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Frederick T. Ray, Iii v. Louis Folino

July 1, 2010

FREDERICK T. RAY, III, PETITIONER,
v.
LOUIS FOLINO, ET AL., RESPONDENTS.



The opinion of the court was delivered by: Slomsky, J.

OPINION

I. INTRODUCTION

On June 8, 2010, Petitioner Frederick T. Ray, III filed a pro se Petition for Writ of Habeas Corpus pursuant to 28 U.S.C. § 2254. (Doc. No. 1.) In the Petition, he challenges his state court conviction arguing that his guilty plea was involuntary and asserting a violation of his Sixth Amendment right to proceed pro se at his criminal trial. On June 16, 2010, the Court referred the matter to U.S. Magistrate Judge Arnold C. Rapoport for a Report and Recommendation. (Doc. No. 2.)

After review of the submissions of the parties and the state court record, Magistrate Judge Rapoport issued a Report, recommending the Petition be denied with prejudice and dismissed without an evidentiary hearing. (Doc. No. 12.) On April 25, 2011, Petitioner filed Objections to the Report and Recommendation. (Doc. No. 19.)*fn1 The Court must now "make a de novo determination of those portions of the report or specified proposed findings or recommendations to which objection is made. [The Court] may accept, reject, or modify, in whole or in part, the findings or recommendations made by the magistrate judge." 28 U.S.C. § 636(b). For reasons that follow, the Court will approve and adopt with modification the Report and Recommendation (Doc. No. 12) and deny the Petition (Doc. No. 1) with prejudice.*fn2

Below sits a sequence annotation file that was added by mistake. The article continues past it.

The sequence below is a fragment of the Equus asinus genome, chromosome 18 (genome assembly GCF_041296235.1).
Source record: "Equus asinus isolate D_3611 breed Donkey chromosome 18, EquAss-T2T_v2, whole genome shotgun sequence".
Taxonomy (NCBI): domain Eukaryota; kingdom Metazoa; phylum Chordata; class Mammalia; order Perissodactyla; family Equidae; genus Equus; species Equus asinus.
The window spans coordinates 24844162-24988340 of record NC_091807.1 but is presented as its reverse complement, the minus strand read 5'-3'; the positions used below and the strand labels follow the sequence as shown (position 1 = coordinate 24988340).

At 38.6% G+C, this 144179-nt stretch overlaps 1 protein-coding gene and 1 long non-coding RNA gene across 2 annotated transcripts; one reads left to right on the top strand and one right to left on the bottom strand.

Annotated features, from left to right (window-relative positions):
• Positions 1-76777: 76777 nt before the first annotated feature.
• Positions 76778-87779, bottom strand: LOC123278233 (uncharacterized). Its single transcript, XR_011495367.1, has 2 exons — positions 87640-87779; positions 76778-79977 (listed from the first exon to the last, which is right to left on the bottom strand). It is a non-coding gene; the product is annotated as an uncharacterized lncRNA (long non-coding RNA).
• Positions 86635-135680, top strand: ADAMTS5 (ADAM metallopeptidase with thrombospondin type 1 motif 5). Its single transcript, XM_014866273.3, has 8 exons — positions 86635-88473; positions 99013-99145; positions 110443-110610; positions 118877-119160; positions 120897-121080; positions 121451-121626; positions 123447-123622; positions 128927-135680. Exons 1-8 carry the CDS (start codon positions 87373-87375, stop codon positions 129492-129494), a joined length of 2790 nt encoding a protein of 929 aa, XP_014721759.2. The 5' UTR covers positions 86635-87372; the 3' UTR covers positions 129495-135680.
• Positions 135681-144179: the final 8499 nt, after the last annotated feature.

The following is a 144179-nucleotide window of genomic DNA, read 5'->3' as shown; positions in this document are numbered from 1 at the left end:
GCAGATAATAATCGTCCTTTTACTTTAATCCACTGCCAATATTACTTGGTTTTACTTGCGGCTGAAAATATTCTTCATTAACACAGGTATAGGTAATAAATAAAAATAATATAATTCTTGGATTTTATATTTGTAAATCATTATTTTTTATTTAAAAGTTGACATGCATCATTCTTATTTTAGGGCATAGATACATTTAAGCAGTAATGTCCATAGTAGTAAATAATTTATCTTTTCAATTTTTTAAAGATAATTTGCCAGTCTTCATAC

II. FACTUAL BACKGROUND

On September 17, 2004, Petitioner began a fight with another individual, Matthew Mack, outside an apartment building in West Chester, Pennsylvania. (Doc. No. 4 at 6.) Petitioner then left the area, returning five to ten minutes later with a twelve-inch knife. (Id.) Mack retreated into an apartment and closed the door. (Id.) Petitioner then stabbed the door with the knife and cut himself in the process, leaving blood at the scene. (Id.) Petitioner also broke two windows with the knife handle. (Id.) Soon afterwards, he was apprehended and charged with multiple offenses including attempt to commit burglary, burglary, possession of instruments of crime, terroristic threats, criminal trespass, criminal mischief, simple assault, and disorderly conduct. (Doc. No. 12 at 2.)

On May 31, 2005, Petitioner entered a guilty plea and was sentenced in accordance with a written plea agreement to an aggregate term of five to ten years incarceration, followed by two years probation. (Id.) During the May 31, 2005 hearing at which Petitioner pled guilty (the "Hearing"), Petitioner expressed dissatisfaction with counsel and requested to proceed pro se at trial if his concerns were not addressed. (Doc. No. 4 at 4-5.) Petitioner later expressed a desire to enter a guilty plea. (Id. at 9.) Accordingly, the trial court conducted a colloquy to insure the plea was knowing, intelligent, and voluntary. (Id.) In the colloquy, Petitioner acknowledged that he understood the rights he was giving up, had an opportunity to review the guilty plea with counsel, and was voluntarily pleading guilty. (Id. at 9-10.) In addition, Petitioner stated he was satisfied with his representation despite his earlier indications to the contrary. (Id. at 17-18).